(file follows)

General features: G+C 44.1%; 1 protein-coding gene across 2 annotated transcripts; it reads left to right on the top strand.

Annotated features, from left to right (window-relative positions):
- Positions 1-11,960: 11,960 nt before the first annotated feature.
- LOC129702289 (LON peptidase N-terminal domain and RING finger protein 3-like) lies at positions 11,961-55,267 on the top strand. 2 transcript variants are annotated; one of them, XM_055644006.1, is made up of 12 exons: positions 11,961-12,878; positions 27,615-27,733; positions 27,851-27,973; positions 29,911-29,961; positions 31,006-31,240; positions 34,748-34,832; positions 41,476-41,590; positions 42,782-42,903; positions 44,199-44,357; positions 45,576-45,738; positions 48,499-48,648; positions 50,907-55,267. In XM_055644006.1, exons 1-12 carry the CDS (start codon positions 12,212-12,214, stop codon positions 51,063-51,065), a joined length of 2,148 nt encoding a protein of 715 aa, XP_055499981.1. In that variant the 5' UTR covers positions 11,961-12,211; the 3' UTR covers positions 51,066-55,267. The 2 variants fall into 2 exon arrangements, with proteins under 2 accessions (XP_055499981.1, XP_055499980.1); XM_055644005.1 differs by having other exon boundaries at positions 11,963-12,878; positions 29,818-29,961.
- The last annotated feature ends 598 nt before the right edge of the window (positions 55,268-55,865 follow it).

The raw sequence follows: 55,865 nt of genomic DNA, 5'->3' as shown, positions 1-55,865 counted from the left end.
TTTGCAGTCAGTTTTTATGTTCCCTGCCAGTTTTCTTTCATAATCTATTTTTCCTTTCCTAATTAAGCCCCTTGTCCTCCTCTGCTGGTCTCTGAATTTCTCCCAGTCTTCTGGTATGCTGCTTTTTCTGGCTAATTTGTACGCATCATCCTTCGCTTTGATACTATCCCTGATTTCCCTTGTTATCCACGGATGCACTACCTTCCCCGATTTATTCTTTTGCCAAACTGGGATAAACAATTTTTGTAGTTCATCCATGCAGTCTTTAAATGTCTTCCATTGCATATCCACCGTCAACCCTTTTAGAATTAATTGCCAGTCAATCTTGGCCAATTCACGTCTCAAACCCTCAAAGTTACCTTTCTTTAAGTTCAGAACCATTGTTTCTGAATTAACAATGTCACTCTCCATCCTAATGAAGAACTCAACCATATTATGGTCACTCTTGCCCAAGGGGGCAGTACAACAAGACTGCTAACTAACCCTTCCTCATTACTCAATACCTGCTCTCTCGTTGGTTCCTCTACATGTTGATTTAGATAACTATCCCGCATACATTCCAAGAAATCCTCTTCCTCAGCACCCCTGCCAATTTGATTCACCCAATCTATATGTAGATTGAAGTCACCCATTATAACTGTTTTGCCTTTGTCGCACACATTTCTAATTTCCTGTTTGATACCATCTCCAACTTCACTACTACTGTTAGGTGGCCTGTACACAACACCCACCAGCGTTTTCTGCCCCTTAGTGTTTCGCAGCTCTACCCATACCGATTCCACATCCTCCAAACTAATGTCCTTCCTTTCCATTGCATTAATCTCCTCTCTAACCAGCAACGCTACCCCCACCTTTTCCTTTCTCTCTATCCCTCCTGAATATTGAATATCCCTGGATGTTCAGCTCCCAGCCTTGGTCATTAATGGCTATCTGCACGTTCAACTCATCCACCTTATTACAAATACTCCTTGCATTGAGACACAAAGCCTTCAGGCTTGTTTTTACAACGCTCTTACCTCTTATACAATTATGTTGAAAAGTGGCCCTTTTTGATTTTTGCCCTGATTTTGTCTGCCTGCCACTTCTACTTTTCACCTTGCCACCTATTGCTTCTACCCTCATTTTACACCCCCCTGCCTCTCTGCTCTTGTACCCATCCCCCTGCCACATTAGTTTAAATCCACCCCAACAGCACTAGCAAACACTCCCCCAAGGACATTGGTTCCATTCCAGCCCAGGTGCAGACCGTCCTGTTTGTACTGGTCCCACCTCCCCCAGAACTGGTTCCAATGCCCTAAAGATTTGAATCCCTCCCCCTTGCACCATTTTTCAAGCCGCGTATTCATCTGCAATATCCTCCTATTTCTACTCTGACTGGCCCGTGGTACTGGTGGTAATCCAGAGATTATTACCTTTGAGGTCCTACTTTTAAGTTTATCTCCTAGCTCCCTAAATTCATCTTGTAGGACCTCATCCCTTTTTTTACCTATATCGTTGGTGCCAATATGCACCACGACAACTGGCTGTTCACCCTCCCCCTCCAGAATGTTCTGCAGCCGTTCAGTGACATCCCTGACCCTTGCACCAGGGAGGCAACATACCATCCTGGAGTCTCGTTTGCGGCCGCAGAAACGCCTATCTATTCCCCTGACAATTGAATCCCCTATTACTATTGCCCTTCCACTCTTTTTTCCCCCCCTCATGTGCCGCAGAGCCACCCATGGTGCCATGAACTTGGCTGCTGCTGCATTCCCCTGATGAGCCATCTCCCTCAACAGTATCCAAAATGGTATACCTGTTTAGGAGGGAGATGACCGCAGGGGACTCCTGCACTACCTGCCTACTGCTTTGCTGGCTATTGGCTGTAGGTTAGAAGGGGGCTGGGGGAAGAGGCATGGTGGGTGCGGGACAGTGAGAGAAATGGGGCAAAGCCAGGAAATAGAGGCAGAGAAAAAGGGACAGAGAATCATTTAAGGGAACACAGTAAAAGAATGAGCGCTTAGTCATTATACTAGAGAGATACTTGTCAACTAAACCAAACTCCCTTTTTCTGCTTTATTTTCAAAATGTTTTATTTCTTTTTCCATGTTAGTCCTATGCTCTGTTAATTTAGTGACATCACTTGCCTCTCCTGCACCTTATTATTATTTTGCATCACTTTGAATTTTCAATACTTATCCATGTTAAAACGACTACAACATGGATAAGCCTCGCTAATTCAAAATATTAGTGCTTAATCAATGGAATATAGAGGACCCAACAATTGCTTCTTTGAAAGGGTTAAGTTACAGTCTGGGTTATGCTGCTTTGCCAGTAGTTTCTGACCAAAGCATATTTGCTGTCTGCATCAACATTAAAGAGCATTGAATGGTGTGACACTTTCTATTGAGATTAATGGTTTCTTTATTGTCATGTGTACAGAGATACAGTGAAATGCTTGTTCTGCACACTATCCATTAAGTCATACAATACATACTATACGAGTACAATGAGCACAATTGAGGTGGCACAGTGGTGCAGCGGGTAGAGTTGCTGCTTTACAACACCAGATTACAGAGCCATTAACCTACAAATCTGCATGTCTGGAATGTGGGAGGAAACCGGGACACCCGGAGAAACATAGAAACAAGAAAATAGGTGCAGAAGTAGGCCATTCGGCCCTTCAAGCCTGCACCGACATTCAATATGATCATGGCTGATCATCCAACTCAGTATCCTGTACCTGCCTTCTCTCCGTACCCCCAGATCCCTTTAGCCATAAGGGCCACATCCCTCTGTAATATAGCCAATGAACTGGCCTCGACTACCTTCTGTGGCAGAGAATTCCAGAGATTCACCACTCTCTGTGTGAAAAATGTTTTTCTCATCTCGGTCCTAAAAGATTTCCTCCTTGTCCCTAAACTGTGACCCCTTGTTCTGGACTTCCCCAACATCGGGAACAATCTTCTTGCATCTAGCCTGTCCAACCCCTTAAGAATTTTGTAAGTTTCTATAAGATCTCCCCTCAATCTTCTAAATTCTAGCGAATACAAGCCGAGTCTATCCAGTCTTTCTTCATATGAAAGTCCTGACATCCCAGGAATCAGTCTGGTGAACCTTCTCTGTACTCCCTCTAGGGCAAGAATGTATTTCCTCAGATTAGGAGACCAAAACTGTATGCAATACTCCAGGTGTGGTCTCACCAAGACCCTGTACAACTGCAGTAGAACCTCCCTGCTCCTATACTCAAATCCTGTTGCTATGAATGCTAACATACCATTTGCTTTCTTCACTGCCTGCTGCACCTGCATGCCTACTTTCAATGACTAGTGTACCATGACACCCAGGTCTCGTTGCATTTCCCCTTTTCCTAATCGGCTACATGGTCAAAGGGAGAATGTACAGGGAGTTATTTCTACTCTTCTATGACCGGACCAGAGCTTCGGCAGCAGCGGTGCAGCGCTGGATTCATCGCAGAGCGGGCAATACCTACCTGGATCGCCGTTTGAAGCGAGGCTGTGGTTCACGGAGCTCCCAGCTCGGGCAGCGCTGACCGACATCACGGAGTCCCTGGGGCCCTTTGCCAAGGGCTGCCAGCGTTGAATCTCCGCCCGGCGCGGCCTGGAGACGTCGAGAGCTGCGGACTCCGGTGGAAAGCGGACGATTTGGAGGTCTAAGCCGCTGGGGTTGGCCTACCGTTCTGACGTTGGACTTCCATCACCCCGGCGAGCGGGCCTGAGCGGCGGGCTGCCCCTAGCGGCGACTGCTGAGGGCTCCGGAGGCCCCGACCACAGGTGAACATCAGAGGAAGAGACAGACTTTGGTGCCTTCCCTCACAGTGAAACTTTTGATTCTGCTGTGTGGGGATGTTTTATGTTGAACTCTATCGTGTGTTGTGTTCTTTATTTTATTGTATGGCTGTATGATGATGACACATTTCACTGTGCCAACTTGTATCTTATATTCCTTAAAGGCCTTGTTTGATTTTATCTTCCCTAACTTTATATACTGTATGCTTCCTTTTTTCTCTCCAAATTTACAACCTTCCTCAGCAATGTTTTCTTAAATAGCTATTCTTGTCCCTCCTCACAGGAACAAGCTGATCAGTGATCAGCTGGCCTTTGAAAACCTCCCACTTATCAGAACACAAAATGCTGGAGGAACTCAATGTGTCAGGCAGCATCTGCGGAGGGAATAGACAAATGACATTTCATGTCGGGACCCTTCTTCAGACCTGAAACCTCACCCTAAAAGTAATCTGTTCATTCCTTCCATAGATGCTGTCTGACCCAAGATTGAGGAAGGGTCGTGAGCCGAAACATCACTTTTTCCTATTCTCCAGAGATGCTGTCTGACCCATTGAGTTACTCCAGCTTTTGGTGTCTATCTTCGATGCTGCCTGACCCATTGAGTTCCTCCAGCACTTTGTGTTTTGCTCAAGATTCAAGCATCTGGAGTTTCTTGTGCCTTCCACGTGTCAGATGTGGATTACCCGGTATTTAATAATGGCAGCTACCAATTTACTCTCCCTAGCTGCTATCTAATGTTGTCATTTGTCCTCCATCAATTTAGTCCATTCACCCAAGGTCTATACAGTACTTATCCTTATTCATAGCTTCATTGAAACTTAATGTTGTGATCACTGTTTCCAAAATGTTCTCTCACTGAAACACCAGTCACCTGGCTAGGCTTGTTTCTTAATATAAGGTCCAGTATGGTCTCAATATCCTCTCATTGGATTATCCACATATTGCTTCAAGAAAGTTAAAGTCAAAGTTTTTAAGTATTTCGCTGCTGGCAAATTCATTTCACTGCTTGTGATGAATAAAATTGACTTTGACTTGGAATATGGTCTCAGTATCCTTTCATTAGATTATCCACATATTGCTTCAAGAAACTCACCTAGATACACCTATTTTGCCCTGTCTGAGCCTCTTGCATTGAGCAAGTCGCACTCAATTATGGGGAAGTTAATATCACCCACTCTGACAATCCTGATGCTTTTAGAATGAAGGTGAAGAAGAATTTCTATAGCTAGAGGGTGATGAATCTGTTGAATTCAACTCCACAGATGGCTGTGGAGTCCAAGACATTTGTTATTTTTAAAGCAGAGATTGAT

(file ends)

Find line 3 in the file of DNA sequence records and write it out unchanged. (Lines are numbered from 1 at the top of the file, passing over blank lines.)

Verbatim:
- Positions 1-11,960: 11,960 nt before the first annotated feature.